Commenced in January 2007
Frequency: Monthly
Edition: International
Paper Count: 2

hotspot Related Abstracts

2 Pattern and Trend of Open Burning Occurrence in Greater Mekong Sub-Region Countries: Case Study Thailand, Laos, and Myanmar

Authors: Nion Sirimongkonlertkun, Vivard Phonekeo


This research focused on open burning occurrence in Greater Mekong Sub-Region countries that influences the increase of PM10concentrations. Thailand, Myanmar, and Laos were chosen as a case study, and 2009, 2010, and 2012 were chosen as the year for case study. Hotspot detected by MODIS (Moderate Resolution Imaging Specto radiometer) sensor on board of Terra/Aqua satellites and provided by Rapid Response System was used to represent open burning location in the region. Hotspot was selected through fire confidence with confidence levels of 80-100%. The spatial analysis by GIS was used as the main tool for analyzing and defining the location of open burning at study sites as hotspot with the pixel size of 1 km by 1 km. The total hotspot counts in the study period of four years (2007, 2009, 2010, and January-April 2012) at the regional level, including Thailand, Laos, and Myanmar were 255,177 hotspots or a very high yearly average of 63,795 hotspots. The highest amount was seen in Myanmar (50%), followed by Laos (36%), and Thailand (14%). For Thailand, the majority of burning or 64% occurred in the northern region with the density of 5 hotspots per 100 km2. According to statistics of the 4 years, the increasing rate of hotspot from January to February was 10 times and from February to March was 4 times. After that period, the hotspot started to decline by 2 times from March to April. Therefore, in order to develop a policy which aims to lessen open burning conduction, the government should seriously focus on this problem during the peak period—February to March in every year when hotspot and open burning area is significantly increased.

Keywords: open burning, PM10, hotspot, greater mekong sub-region

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1 Geo-Visualization of Crimes against Children: An India Level Study 2001-2012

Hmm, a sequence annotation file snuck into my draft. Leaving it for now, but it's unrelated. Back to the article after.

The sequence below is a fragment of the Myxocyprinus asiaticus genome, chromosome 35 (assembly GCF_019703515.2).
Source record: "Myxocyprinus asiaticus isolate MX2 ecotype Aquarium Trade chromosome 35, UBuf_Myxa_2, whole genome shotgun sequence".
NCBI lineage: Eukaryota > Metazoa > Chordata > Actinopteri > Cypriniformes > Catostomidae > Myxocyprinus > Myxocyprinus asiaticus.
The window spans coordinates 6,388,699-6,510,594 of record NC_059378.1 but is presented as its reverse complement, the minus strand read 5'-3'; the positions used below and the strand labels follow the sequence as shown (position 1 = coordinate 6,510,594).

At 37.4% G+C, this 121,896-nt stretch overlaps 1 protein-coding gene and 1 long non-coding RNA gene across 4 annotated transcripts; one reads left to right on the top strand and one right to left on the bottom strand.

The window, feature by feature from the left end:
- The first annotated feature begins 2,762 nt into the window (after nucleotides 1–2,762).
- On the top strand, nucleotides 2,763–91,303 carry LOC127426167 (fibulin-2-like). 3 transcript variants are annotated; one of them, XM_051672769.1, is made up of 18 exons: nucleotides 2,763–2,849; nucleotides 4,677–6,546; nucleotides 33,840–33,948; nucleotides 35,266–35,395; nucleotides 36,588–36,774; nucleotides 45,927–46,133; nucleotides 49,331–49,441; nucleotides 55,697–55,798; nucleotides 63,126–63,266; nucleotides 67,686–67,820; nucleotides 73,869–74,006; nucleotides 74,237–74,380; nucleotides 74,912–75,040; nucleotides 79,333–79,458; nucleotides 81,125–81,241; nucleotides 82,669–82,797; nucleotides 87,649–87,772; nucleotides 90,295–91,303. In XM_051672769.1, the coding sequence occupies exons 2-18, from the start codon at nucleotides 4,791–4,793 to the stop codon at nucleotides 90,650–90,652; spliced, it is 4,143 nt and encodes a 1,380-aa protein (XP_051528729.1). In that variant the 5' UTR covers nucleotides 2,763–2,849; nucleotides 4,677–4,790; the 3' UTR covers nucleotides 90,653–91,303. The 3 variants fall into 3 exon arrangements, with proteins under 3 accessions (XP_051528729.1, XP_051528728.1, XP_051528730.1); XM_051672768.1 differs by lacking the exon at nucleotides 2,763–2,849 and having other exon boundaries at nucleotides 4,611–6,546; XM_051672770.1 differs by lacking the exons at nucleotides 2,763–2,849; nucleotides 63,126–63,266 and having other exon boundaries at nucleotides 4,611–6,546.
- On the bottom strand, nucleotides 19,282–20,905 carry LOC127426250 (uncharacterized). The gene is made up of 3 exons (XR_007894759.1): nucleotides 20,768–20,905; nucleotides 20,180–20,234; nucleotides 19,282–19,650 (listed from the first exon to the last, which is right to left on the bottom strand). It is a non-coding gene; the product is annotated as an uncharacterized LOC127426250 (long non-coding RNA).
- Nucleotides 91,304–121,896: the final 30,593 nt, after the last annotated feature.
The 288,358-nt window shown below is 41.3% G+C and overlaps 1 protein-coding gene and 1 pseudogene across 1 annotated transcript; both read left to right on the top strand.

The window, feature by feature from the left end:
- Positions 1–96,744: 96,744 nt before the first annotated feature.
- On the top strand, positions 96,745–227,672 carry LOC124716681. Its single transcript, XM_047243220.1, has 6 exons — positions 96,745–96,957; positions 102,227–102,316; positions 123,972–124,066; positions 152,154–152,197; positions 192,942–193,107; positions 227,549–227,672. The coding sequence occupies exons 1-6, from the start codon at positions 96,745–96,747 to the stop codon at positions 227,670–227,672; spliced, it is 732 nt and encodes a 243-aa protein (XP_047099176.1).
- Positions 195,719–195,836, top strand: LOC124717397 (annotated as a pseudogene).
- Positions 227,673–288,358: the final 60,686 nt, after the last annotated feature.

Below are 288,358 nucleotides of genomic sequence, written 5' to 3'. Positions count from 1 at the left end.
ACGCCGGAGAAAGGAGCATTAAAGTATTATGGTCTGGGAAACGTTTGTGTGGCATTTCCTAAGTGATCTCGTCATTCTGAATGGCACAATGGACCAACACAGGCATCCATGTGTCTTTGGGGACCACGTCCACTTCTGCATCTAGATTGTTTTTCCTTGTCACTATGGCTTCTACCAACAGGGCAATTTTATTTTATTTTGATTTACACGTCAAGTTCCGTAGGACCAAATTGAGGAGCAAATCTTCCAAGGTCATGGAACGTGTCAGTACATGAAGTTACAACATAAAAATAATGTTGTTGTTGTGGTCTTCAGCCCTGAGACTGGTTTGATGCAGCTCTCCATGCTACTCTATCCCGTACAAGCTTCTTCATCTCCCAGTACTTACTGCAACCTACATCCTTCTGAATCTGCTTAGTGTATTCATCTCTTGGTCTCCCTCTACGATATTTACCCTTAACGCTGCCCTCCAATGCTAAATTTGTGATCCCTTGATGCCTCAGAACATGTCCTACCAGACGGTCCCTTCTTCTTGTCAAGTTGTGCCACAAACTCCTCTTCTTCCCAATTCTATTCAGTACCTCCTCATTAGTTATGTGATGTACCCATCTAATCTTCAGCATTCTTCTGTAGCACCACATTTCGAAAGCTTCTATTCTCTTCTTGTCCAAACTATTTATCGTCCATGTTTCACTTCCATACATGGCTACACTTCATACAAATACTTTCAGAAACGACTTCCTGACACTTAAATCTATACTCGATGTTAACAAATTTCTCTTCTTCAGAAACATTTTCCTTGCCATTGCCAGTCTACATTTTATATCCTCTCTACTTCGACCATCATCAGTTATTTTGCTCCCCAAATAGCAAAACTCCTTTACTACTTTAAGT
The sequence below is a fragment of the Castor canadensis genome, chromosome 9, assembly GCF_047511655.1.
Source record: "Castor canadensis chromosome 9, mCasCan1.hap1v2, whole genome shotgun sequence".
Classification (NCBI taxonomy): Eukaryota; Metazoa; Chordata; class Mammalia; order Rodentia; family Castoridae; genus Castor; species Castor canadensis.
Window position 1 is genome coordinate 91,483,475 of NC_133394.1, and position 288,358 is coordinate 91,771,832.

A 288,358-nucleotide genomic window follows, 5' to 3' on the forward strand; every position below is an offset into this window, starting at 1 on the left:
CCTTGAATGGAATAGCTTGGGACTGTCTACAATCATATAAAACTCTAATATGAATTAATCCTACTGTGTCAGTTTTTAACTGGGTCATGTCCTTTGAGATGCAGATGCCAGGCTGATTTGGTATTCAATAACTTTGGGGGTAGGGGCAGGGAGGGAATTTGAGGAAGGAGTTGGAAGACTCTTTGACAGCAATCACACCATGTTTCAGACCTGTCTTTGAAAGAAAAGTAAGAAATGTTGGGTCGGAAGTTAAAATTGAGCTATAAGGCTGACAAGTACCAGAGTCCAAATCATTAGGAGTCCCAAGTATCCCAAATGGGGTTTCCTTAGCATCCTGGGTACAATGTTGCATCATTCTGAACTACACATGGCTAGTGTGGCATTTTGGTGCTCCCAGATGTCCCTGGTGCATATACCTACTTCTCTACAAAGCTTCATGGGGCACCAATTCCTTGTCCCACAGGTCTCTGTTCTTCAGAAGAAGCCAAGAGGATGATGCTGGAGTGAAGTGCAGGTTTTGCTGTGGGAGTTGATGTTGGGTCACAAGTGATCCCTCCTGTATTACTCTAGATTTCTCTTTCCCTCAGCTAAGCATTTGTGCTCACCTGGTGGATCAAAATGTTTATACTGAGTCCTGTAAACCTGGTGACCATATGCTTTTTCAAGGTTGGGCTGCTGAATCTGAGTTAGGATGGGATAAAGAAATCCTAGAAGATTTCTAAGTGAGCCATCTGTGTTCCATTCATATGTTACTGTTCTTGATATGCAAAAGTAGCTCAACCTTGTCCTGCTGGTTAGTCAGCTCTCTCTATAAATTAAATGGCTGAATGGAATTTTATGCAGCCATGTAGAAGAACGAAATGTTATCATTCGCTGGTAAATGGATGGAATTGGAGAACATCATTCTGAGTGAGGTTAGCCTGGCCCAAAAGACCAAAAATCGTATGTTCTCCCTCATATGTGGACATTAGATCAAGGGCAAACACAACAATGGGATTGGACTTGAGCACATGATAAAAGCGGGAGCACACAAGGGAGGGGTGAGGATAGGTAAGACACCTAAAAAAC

Authors: Ritvik Chauhan, Vijay Kumar Baraik


Crime is a rare event on earth surface. It is not simple but a complex event occurring in a spatio- temporal environment. Crime is one of the most serious security threats to human environments as it may result in harm to the individuals through the loss of property, physical and psychological injuries. The conventional studies done on different nature crime was mostly related to laws, psychological, social and political themes. The geographical areas are heterogeneous in their environmental conditions, associations between structural conditions, social organization which contributing specific crimes. The crime pattern analysis is made through theories in which criminal events occurs in persistent, identifiable patterns in a particular space and time. It will be the combined analysis of spatial factors and rational factors to the crime. In this study, we are analyzing the combined factors for the origin of crime against children. Children have always been vulnerable to victimization more because they are silent victims both physically and mentally to crimes and they even not realize what is happening with them. Their trusting nature and innocence always misused by criminals to perform crimes. The nature of crime against children is changed in past years like child rape, kidnapping &abduction, selling & buying of girls, foeticide, infanticide, prostitution, child marriage etc turned to more cruel and inhuman. This study will focus on understanding the space-time pattern of crime against children during the period 2001-2012. It also makes an attempt to explore and ascertain the association of crimes categorised against children, its rates with various geographical and socio-demographic factors through causal analysis using selected indicators (child sex-ratio, education, literacy rate, employment, income, etc.) obtained from the Census of India and other government sources. The outcome of study will help identifying the high crime regions with specified nature of crimes. It will also review the existing efforts and exploring the new plausible measure for tracking, monitoring and minimization of crime rate to meet the end goal of protecting the children from crimes committed against them.

Keywords: spatio-temporal analysis, hotspot, crime against children, geographic profiling

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